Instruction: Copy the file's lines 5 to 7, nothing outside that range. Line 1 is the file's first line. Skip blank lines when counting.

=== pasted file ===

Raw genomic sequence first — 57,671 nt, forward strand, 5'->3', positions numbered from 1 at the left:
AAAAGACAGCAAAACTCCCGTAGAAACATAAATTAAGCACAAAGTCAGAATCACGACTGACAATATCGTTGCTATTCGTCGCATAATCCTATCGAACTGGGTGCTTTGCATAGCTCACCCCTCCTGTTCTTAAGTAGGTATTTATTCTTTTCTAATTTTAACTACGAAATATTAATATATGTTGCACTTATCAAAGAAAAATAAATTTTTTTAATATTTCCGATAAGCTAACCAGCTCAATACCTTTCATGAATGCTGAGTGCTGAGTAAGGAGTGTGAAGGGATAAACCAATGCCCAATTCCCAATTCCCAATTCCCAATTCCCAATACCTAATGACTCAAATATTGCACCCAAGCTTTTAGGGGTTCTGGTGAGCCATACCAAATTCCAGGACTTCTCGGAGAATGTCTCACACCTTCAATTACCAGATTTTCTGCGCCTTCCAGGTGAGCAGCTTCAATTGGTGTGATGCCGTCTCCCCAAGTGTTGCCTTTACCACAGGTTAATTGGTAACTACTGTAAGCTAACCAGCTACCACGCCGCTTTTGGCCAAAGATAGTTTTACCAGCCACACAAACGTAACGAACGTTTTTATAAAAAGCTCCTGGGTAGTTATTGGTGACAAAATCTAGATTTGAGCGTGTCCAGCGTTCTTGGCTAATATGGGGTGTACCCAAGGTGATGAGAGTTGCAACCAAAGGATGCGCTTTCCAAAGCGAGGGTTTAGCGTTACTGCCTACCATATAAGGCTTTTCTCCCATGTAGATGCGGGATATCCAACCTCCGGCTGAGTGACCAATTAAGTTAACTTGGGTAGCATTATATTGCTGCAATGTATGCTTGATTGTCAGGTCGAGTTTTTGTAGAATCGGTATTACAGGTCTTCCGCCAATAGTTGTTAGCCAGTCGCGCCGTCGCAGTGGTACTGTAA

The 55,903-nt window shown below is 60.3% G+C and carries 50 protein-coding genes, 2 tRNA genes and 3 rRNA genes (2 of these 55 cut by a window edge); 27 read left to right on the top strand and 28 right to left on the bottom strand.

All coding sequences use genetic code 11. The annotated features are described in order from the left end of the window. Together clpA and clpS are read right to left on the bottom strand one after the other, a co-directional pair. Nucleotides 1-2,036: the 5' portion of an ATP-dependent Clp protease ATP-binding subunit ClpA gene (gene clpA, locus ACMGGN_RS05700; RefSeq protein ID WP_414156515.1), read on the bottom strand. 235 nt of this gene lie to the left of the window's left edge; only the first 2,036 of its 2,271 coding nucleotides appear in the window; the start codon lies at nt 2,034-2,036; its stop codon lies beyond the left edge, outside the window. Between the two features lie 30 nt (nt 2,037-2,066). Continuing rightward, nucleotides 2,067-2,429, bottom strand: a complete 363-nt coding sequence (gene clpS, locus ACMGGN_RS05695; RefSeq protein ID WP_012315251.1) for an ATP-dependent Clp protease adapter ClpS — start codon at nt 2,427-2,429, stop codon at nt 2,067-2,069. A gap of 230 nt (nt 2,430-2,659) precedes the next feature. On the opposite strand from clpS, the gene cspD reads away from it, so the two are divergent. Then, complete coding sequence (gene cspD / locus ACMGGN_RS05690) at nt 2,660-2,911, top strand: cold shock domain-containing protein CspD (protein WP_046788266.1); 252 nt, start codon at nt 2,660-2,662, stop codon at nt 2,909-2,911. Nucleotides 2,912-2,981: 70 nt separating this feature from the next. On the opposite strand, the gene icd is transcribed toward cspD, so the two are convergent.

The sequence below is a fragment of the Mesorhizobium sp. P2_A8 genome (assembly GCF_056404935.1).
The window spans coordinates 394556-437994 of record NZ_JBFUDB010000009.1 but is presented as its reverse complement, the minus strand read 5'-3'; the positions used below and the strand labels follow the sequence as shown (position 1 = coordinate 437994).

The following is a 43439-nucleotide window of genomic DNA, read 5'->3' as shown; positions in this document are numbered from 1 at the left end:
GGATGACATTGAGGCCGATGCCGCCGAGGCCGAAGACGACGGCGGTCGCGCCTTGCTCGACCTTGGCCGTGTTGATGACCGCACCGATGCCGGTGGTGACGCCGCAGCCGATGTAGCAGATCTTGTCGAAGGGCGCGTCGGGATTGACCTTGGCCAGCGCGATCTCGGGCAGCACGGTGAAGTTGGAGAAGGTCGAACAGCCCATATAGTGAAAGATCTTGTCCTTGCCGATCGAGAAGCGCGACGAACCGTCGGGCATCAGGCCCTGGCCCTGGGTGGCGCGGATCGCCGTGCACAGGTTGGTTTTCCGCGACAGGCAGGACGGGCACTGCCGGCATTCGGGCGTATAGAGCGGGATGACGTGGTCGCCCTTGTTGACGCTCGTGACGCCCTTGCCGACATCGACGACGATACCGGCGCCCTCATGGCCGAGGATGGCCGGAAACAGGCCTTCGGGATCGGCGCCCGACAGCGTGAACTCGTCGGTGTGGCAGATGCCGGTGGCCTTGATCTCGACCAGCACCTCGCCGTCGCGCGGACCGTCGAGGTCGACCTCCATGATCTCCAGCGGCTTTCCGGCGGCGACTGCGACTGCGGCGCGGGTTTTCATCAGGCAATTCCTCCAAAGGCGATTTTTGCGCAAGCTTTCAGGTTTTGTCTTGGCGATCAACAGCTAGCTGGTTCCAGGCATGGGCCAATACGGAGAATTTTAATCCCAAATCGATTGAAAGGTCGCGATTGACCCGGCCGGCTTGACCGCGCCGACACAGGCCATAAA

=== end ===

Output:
The sequence below is a fragment of the Mesorhizobium sp. P2_A8 genome (assembly GCF_056404935.1).
The window spans coordinates 394556-437994 of record NZ_JBFUDB010000009.1 but is presented as its reverse complement, the minus strand read 5'-3'; the positions used below and the strand labels follow the sequence as shown (position 1 = coordinate 437994).

The following is a 43439-nucleotide window of genomic DNA, read 5'->3' as shown; positions in this document are numbered from 1 at the left end: